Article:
Shine in 2014

new-years-eveNew Year’s Eve is a time to shine. Your resolutions are made, dinner reservations are set, you have a date.  Now all you have to worry about is: what are you going to wear?  Sure, you could go with the black tie look and blend in with everyone else, or you could add to your look with some one-of-a-kind pieces that no one else will have!

Unique cufflinks are a great way to add a pop to your look without going overboard.  Go outside of your comfort zone with a playful tie or a colorful pair of socks.  Top the whole look off with a beautiful, and comfortable, pair of leather shoes.  Compliments are sure to follow, and you’ll be remembered, for the good.

cufflinksSo stop by Joseph Wendt Custom Clothiers to pick up these unique accessories that will be sure to help you ring in 2014 right!  And while you’re here, get your date glammed up with a Luigi Borbone dress, which is sure to turn heads, especially since we are the only store in the United States to carry his line.

lavinia longhiMake a resolution to look good and feel good this year by getting starting your custom wardrobe today!

Revenge of the English Shooting Jacket

Here’s something that you may be surprised to see us talking about.  Although, anyone familiar with this blog over the past two years wouldn’t be at all surprised to see us talking about this after we spent multiple pages discussing the history of golf clothes!  Today, we want to talk about that stalwart of the Anglosphere, the English shooting jacket, or coat, if you prefer.

"I'll call it what I want."

“I’ll call it what I want.”

We’ve gone over the history of suits and some of their variations in the past. What’s relevant here is that by the 1800s, the modern “suit” had reached a point where you can easily trace all of the modern variations from it.  Its basic lines were very similar to the lines of today.  But, hilariously, the most common variations of suit jackets, the sport coats, have their origins in English military and hunting culture.  The blazer goes back to the H.M.S. Blazer, and its crew’s attempt in 1837 to impress Queen Victoria, who would be making a surprise visit, on the fly, resulting in a modified uniform that eventually became the blazer.  Meanwhile, the hacking jacket and shooting jackets, slightly more formal in lines than the blazer, birthed the basic sport coat that we think of now.  But, in England especially, the hacking jacket, made of wool or tweed with a single vent for horseback riding, and the shooting jacket, typified by a leather patch on the front shoulder to prevent wear from the butt of a weapon, and also made of wool or tweed, never completely gave way to the modern sport coat, and are still worn to hunt and ride.

241px-1901_Sartorial_Arts_Journal_Fashion_Plate_Men's_Norfolk_Jacket

Norfolk stylin’.

The shooting jacket started life as the Norfolk jacket, a belted, single-breasted jacket with box pleats and a belt.  It was designed specifically so that it would not bind when the elbow was raised by the wearer to fire their weapon, and became popular during the 1860s in the Prince of Wales’ personal circle of hunting pals, eventually spreading to the general populace, as these things often do.  Its basic lines can still be found in military and police uniforms around the world, but it’s rarely seen as a shooting jacket in its own right anymore.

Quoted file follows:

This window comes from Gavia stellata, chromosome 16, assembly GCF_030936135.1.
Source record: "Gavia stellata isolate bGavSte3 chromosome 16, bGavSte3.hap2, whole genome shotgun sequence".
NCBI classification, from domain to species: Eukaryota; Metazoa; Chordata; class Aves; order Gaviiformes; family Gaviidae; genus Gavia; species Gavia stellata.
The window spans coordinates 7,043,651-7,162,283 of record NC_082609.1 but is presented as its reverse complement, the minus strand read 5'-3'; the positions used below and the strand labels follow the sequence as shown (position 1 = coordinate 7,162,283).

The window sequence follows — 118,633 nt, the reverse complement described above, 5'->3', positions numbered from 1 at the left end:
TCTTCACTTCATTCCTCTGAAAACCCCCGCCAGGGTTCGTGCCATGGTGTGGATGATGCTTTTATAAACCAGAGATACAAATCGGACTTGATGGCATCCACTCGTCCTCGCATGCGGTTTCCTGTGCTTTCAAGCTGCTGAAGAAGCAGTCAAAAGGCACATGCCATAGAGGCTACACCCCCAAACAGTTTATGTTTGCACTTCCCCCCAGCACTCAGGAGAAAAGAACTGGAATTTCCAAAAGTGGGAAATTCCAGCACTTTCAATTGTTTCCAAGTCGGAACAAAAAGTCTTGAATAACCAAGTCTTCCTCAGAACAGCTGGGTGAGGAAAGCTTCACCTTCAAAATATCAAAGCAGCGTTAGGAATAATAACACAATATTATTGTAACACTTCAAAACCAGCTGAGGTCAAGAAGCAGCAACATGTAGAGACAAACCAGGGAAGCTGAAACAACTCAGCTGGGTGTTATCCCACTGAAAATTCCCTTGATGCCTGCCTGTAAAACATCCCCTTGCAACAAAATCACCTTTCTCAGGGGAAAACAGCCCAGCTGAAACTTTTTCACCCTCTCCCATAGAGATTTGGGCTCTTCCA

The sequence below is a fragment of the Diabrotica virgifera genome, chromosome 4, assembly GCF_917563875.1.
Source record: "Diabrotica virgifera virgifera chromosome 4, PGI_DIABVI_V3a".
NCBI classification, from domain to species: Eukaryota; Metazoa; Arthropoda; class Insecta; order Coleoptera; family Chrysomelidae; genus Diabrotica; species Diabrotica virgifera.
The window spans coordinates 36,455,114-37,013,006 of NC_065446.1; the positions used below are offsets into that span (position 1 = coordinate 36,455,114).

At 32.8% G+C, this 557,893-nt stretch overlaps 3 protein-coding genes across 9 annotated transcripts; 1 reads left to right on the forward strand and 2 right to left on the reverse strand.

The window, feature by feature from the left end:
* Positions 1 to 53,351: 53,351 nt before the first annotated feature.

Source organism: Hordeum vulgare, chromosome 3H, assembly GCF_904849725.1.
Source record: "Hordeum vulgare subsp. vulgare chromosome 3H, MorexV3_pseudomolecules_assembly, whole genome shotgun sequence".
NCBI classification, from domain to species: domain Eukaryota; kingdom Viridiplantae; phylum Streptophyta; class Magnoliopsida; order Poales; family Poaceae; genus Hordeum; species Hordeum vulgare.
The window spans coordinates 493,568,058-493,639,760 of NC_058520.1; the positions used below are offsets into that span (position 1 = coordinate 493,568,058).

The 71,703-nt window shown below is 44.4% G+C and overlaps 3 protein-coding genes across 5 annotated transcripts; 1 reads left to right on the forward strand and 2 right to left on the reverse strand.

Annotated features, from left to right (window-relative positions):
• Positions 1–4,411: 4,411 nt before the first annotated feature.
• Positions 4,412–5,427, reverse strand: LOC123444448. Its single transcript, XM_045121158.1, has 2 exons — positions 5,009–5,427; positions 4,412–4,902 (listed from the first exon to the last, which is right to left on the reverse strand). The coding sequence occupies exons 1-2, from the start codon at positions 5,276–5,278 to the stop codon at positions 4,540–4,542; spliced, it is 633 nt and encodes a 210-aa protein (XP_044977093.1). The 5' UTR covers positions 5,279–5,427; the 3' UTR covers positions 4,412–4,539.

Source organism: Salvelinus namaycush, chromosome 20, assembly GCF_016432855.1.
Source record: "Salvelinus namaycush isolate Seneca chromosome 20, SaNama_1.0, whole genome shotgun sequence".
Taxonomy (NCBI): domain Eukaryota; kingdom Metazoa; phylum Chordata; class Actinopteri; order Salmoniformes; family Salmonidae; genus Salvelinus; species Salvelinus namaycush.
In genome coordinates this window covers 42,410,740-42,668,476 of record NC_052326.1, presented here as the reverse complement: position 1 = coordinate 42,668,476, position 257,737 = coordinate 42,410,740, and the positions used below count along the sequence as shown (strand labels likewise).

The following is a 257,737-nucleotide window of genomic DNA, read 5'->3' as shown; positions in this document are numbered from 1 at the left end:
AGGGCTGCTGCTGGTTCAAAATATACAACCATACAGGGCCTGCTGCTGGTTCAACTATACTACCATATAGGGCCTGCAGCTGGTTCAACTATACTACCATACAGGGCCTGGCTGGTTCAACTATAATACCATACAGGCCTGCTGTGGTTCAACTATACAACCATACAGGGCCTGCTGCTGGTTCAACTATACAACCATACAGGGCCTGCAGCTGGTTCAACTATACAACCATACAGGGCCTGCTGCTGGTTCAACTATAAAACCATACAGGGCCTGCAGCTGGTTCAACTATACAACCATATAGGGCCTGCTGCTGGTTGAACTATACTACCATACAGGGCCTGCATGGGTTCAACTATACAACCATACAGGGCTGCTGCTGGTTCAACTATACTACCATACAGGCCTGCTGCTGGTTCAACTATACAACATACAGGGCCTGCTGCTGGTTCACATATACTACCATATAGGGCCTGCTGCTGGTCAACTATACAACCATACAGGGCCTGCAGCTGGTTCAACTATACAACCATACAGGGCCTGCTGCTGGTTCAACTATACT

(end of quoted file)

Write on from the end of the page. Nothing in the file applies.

shooteruplandih0Over time, the shooting jacket evolved into what we see today: a jacket similar in lines to other sport coats, but made with a shoulder patch to absorb weapon recoil, and made of stronger materials to withstand rain, burrs and shotgun scorching.  The materials chosen, wool and tweed, are for just that, to withstand the elements.  The lines are what we would, in the present, consider “formal,” because that was the fashion of the Victorian Era that birthed it: formality in all occasions, even the informal.  It is, in many ways, simply a more utilitarian suit jacket.  Larger buttons on the pockets are there to keep them closed, even while running at a clip, so that items won’t fall out, the elbows are fitted for the wearer to allow for easy raising of the arms to aim and shoot, without disrupting the wear of the jacket, et cetera.

While style didn’t truly enter into the equation when they first came into being, now, shooting jackets are a style statement in their own right.  Modern hunters frequently wear clothes designed purely for function, that are sometimes beyond unattractive…

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So, some people, including in the US, where the shooting jacket never truly caught on, are going back to the wool and tweed jackets of yore, to hunt in style.

To that end, we’ve jumped into the fray, making our own English shooting jacket for the express purpose of having it auctioned off at a Naples, FL wine festival.  Made of a thick wool tweed with intricate detailing throughout, with upper shoulder and chest patches for resting the gun, and to receive the recoil of a long arm.  The elbow patches are a stylish touch, and also for durability when shooting.  There’s extra tension in the elbow region when positioning oneself to shoot, an inverted pleat down the back, patch pocketing, and a half-belt along the back waist, all adding to the unique look and style of the jacket.  We’re really proud of this one, so take a look at it below!  Hopefully, our minor contribution can help these lovely jackets get a new foothold in the hearts of hunters and shooters in the US.